Urban Dictionary defines "trashball" as "an innovative game composed of a trashcan and a ball-like object created from newspaper and duct-tape"—a game so innovative that it's not really clear how to play it, since "rules may vary depending on region." They may even play trashball in the region known as the Middle East, which UD defines as "A giant sandbox. People live in it" (author: "YayForSuicide").
But did you know that trashball is also the greatest hope for the future of Iraq?
Consider this, from James Glanz's biting piece in the Times on the head-shaking failure of many of the U.S.'s Iraqi reconstruction projects to sustain themselves even six months after their glorious ribbon-cuttings:
At the maternity hospital, a rehabilitation project in the northern city of Erbil, an expensive incinerator for medical waste was padlocked — Iraqis at the hospital could not find the key when inspectors asked to see the equipment — and partly as a result, medical waste including syringes, used bandages and empty drug vials were clogging the sewage system and probably contaminating the water system.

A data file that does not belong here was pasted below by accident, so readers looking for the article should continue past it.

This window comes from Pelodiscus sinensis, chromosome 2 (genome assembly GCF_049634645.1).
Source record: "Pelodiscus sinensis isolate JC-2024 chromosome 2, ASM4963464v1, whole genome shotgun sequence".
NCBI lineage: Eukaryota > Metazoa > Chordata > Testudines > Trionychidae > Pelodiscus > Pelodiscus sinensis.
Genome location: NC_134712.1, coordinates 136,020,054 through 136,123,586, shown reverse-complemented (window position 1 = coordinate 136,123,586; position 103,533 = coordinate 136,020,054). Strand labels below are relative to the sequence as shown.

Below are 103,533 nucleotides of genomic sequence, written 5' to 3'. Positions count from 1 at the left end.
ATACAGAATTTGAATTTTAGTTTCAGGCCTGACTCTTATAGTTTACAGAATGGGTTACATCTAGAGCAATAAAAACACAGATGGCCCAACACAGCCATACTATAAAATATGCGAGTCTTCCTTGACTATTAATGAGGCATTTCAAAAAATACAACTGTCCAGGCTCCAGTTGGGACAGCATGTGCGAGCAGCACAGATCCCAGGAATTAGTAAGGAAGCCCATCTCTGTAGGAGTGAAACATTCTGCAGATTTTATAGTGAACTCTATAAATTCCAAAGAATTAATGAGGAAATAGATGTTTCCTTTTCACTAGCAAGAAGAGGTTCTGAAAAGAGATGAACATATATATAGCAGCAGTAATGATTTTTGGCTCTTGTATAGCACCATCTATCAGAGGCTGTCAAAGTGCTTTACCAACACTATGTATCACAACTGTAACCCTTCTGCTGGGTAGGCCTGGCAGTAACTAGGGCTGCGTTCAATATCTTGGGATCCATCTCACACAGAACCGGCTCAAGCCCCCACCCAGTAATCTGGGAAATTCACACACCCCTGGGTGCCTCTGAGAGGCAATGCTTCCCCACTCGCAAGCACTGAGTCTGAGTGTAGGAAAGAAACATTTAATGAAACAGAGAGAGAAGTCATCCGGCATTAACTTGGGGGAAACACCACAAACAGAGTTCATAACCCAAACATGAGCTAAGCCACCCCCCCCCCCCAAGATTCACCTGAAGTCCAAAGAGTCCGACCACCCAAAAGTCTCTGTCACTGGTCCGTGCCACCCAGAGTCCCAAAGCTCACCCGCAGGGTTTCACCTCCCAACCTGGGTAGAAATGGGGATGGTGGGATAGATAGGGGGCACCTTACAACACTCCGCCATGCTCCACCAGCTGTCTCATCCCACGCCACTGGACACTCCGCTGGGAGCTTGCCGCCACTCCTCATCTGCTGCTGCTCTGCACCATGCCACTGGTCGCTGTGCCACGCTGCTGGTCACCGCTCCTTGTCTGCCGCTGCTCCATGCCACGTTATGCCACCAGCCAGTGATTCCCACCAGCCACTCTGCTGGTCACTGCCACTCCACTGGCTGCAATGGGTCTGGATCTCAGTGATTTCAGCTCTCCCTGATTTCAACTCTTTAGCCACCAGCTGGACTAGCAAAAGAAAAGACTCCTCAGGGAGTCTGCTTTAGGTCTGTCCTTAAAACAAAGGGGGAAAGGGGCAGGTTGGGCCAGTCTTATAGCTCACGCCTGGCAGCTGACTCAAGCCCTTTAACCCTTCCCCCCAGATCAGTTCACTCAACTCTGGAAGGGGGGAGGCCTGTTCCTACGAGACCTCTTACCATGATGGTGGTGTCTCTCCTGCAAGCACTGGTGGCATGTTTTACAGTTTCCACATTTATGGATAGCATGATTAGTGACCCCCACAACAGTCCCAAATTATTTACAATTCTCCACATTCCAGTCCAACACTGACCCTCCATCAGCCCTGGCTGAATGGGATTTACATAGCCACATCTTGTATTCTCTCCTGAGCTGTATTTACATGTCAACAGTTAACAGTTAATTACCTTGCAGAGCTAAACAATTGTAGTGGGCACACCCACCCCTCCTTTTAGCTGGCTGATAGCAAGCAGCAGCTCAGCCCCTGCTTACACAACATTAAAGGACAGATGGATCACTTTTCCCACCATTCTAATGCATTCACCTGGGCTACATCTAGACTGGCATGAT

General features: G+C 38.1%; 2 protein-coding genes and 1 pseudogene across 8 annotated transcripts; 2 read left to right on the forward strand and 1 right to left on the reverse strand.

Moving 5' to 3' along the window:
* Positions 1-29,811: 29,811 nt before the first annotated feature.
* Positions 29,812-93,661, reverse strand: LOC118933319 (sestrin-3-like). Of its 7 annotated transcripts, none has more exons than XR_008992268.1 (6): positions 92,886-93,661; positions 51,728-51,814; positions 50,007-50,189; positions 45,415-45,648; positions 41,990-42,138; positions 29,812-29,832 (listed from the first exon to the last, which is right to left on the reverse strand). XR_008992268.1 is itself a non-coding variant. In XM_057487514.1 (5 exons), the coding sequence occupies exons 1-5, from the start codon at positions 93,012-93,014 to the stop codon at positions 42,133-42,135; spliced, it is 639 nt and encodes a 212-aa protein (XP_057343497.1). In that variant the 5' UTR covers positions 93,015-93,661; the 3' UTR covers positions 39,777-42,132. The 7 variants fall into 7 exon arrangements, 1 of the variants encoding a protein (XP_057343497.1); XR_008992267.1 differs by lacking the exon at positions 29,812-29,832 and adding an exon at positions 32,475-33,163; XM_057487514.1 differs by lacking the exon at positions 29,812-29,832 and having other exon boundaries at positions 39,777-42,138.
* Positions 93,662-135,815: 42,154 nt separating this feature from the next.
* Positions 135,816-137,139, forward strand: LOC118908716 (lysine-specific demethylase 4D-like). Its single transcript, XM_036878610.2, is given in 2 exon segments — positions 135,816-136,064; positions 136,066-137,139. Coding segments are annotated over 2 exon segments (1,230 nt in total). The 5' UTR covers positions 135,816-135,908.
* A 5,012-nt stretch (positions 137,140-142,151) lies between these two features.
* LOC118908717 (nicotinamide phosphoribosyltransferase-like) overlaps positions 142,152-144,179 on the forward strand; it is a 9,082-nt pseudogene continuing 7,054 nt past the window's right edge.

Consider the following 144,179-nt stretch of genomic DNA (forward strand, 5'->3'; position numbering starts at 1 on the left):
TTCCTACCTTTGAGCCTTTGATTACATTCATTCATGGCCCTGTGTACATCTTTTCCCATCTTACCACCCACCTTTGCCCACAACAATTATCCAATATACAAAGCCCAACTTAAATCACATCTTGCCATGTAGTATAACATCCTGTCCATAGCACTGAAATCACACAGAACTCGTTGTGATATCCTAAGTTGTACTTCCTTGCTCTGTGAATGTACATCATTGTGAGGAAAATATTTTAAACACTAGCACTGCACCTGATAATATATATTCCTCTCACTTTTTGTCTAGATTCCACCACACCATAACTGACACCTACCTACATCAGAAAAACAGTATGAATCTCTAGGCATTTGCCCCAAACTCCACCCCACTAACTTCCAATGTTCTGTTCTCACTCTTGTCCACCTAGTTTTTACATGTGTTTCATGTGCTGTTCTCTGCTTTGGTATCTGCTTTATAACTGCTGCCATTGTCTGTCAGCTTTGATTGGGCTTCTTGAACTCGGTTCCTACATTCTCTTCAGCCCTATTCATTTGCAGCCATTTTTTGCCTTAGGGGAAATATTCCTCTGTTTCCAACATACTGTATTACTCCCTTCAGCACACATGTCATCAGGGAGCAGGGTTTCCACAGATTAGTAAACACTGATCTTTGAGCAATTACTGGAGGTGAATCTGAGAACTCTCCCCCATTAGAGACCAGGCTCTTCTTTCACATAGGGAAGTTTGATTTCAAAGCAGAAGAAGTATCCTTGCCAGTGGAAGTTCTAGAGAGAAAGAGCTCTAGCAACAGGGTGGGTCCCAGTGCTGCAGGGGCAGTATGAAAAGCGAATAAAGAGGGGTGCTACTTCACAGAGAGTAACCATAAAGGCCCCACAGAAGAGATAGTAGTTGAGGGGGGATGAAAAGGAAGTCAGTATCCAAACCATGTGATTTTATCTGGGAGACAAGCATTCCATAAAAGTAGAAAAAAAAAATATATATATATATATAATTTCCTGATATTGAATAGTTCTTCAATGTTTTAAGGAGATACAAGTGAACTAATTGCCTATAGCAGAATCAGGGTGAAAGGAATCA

But fear not, loyal American: help is around the corner. The Times smuggled a hopeful secret message deep in the bowels of front-section page 22, in a charming little piece about Christopher Goodwin, a blogger and junk hauler (same diff, etc.) who picks up garbage in the nation's capital and repackages it in those little plastic eggs you get from crappy toy vending machines. The "Trashballs," boasting baubles like ketchup packets and telegrams, go for a quarter a pop — not a bad margin when you consider that Goodwin gets the plastic eggs for 4 cents each and embezzles refuse from his day job.
And get this: one of Goodwin's former jobs was "contract-proposal editor for a military contractor."
Lockheed Martin, Halliburton, whoever: if you're reading this, you're welcome. A trillion-dollar art project/national reconstruction initiative just plopped into your laps, free of charge.—SHANE